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Forecasters remind backcountry visitors to be cautious

Utah Mountain Adventures Guide Joseph Hobby, left, talks to clients during a level 1 avalanche course in the Grizzly Gulch area of Little Cottonwood Canyon, near Alta, on Saturday, Dec. 21, 2019. (Photo: Spenser Heaps, KSL)

PARK CITY, Utah — The Utah Avalanche Center is reminding skiers and snowboarders to be cautious if they’re visiting the backcountry.

This warning comes after a video was captured of a snowboarder outrunning a small slide in the same area near Park City where a man was killed earlier in December.

Drew Hardesty, with the Utah Avalanche Center, says the snowboarder triggered an avalanche about 1 foot deep and 150 feet wide.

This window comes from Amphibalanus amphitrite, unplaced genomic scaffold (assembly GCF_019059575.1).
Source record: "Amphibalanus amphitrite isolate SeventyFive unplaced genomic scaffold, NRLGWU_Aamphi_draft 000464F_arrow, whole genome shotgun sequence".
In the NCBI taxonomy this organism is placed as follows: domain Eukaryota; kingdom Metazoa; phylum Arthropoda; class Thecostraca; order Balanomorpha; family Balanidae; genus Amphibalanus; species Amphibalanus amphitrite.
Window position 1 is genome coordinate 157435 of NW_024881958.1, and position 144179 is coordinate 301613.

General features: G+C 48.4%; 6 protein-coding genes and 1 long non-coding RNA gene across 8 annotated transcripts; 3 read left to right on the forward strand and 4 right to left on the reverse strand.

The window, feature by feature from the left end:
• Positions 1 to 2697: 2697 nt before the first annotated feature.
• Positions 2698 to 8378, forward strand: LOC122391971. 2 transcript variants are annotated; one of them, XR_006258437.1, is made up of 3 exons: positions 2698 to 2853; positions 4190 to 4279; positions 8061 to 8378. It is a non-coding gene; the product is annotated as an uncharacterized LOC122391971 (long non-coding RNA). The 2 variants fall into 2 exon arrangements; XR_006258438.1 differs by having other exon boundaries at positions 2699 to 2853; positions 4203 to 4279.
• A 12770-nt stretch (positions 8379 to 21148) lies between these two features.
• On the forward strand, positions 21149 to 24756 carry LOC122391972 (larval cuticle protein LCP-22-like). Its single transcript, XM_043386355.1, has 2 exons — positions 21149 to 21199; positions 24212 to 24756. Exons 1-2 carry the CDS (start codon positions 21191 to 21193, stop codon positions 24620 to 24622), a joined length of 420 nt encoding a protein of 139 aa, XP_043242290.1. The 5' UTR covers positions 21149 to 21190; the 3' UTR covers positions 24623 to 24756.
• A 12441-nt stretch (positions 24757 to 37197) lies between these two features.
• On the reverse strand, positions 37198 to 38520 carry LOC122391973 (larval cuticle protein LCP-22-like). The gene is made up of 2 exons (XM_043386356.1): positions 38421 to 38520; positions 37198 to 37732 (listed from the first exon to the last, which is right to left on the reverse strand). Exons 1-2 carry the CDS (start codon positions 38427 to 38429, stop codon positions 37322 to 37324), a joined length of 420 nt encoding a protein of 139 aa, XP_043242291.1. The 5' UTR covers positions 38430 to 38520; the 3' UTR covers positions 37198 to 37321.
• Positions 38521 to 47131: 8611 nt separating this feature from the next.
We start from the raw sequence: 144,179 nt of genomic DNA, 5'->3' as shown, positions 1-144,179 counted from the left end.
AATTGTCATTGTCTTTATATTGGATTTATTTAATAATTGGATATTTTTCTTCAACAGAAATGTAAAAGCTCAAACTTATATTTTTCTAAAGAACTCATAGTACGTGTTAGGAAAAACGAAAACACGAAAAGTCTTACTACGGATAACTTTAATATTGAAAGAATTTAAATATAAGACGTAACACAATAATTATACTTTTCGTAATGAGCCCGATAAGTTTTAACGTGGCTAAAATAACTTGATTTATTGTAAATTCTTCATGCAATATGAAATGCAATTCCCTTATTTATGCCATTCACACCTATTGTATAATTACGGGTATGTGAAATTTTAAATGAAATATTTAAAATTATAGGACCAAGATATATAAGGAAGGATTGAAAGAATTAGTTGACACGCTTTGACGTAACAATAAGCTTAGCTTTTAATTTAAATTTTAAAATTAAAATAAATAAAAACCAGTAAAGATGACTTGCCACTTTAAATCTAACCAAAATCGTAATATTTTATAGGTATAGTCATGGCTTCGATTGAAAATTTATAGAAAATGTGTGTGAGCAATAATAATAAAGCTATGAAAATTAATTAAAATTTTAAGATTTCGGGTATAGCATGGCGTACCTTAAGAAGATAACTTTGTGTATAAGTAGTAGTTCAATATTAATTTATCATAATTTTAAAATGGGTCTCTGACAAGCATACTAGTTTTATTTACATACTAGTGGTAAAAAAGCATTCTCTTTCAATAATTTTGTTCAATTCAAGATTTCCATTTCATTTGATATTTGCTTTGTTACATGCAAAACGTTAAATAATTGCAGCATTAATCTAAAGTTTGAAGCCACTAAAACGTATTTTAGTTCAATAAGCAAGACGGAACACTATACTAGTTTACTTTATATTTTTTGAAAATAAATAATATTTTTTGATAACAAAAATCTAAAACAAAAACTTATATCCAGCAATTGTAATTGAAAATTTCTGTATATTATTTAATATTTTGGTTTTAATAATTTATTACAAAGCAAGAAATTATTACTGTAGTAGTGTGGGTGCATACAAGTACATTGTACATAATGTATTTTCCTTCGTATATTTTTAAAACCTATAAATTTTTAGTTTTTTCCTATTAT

“You could just see that he’s turning back and forth oblivious to the avalanche coming down,” says Hardesty.

Craig Gordon, an avalanche forecaster with the center, says that though the danger is moderate, those enjoying the outdoors should still be cautious with all the new snow that has fallen in the mountains.

“Right now, avalanche conditions aren’t particularly dangerous, but we’ve got a couple of issues with the snowpack,” he tells KSLTV. “First, new snow avalanches – they’re particularly sensitive, they’re easy to initiate on steep slopes and then secondly, we still have weak snow near the ground. So, what could be a problem is you start a new snow avalanche that then breaks a little bit deeper and wider than you expect and that is going to be an instant season-ending situation.”

The Center says that Utah averages 2 and 1/2 avalanche fatalities each winter.

Gordon says that the recent storms have given a lot of good snow to get out and enjoy. He recommends that those backcountry visitors remove earbuds and check the avalanche forecast for the areas they’re visiting.